The Forest Garden section of Foxfield is set up as a foraging space for poultry, kept at very low stocking rate. Below are some of the stages this has gone through as the succession from annual plants to more perrenial bushes and trees has occurred over the years. Plus generations of chickens & ducks have had their preferences!
We have been featured in Tomas Remiarz's book Forest Gardening in Practice if you are interested.
The chickens and ducks share a foraging space in our garden which has been designed to offer versatile and successional plants to enrich their diet, but also to offer enrichment in the form of leaf litter, shade, roosting, hiding space, dust baths, etc. We do feed them layers pellets, but they prefer to forage and our feed bill has greatly reduced, since they just top up with feed when nothing more interesting takes their fancy.
Top favourites - sunflower seeds, sprouted locally grown wheat, all brassicas, all salads especially rocket, chickweed, sorrel, mouldy tomatoes, ant nests, homegrown rye left in the heads, comfrey, gone over sweetcorn, beet tops, chard, elderberries, blackberries, windfall apples.
To benefit from the dirty nutrient rich duckpond water, I've planted a small willow coppice next to the pond so that water can be baled (using an old water tank and large piping) to the willow. This provides shade and leaf litter for chickens as well as the ducks, lovely mud for the ducks to sift through, and willow for basket weaving and fuel for our wood burner. Willow coppice wood can be cut with loppers and will dry in under 6 months and makes fantastic quick burn fuel for our range cooker. The growth you see here is just 2 years, much faster than non irrigated willow. A good example of a permaculture beneficial relationship!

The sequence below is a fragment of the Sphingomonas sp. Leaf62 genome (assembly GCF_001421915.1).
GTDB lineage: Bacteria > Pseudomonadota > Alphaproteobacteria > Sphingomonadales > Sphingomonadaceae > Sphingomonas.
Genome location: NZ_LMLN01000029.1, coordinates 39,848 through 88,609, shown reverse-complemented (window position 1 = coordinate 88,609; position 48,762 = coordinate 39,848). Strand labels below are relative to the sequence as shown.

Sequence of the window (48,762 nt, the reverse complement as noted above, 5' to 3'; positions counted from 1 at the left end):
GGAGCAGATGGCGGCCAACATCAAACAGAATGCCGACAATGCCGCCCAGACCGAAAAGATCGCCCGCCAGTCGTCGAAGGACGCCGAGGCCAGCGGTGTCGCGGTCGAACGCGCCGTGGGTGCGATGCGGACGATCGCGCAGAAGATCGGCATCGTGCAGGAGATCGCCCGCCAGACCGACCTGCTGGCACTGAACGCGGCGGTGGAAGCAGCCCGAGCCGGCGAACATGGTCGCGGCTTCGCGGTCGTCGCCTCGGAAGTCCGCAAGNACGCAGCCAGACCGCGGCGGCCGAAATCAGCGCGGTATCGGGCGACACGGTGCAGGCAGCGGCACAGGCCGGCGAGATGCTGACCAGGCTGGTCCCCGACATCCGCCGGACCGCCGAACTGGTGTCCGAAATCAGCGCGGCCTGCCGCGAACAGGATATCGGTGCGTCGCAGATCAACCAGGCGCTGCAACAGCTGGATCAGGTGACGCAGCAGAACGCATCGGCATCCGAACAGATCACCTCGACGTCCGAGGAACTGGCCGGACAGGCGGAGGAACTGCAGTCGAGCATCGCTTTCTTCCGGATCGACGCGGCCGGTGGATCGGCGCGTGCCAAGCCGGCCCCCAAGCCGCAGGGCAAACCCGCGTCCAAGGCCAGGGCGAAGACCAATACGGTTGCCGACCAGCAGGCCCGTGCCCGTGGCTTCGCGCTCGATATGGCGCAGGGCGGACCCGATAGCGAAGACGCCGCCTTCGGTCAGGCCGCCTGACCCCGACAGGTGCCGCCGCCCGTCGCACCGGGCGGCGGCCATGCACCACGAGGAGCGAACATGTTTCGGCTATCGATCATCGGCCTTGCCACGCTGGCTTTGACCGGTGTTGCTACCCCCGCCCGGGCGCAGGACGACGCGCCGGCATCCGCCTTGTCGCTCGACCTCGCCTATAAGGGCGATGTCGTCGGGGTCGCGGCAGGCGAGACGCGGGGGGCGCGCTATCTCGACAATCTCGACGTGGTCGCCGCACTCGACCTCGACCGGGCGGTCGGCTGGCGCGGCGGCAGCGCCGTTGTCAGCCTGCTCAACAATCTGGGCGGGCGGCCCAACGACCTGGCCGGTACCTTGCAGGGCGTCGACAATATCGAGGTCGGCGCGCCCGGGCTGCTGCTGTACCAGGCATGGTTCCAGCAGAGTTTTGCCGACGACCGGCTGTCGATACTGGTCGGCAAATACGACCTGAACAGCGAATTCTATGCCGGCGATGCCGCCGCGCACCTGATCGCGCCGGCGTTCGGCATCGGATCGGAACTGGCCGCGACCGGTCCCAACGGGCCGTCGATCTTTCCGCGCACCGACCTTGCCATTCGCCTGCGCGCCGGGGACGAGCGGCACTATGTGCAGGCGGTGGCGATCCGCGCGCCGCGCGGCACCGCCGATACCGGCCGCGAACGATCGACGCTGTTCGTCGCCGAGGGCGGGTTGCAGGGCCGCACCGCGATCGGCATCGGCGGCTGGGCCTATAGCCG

As well as fruit trees and perennial stuff (see the diploma write up for planting list) I also have two beds for successional annual crops for them to forage. Here they are starting grazing some green manure mix which they love, plus feeds the bed. Obviously the bed benefits from manure. The bed behind, fenced off to stop them getting at it and kicking it everywhere, is being mulched with dirty bedding too.
Here the sunflowers that have set seed have been cut down in situ as mulch, the seed heads dried for winter feed, a few left for the wild birds and to self seed for next year. Hard to see, but the pecked brassicas are left to recover, in a couple of months the chickens and ducks will be able to graze on the regrown cabbage leaves during the winter and kick about in the rotting sunflower stalks for worms etc.
Adjoining the chicken and duck area is this top end of the garden, left to grow wild. In the winter, this provides a whole new grazing/foraging space, with little or no effort on our part, this shadey woodland zone provides new foraging whilst relieving the grass/beds in the other space. Keeping this away from them is like keeping back toys from children, if they get used to it they dont appreciate it as much, nor do the two areas have time to recover and repopulate with beetles, grubs etc.
And a new bed is being added to this top end of the garden to offer additional crops for poultry and us. The old carpet is killing off the grass ready for planting next year. You can just make out some raspberries - they can eat the low ones, we'll eat the higher up ones! Forest garden come poultry forage garden, more useful than lawn anyway.
The above and expanded beds a few years later featuring nitrogen fixing Seabuckthorn at the back, elderberry, redcurrants, blackcurrants, raspberries, wormwood, and alpine strawberry ground cover. Chop and drop of nettles and other weeds takes place each year but it is a tangle that provides wildlife space, interest, shade, poultry forage and berries for us. Still waiting to see if sea buckthorn male and female bushes are there and for first flowering (been in 2 years now).
In 2020 the trees, here a mulberry in early leaf (with understorey of raspberry, gooseberry, juneberry, japenese wineberry) and behind to right a cherry, have all grown big to have shaded out any annual planting space. Foreground shows some burdock - which I'm encouraging in this area, creates chop and drop mulch but also lovely burdock root tea and very tasty root (but need a lot and takes an effort to harvest for that quantity).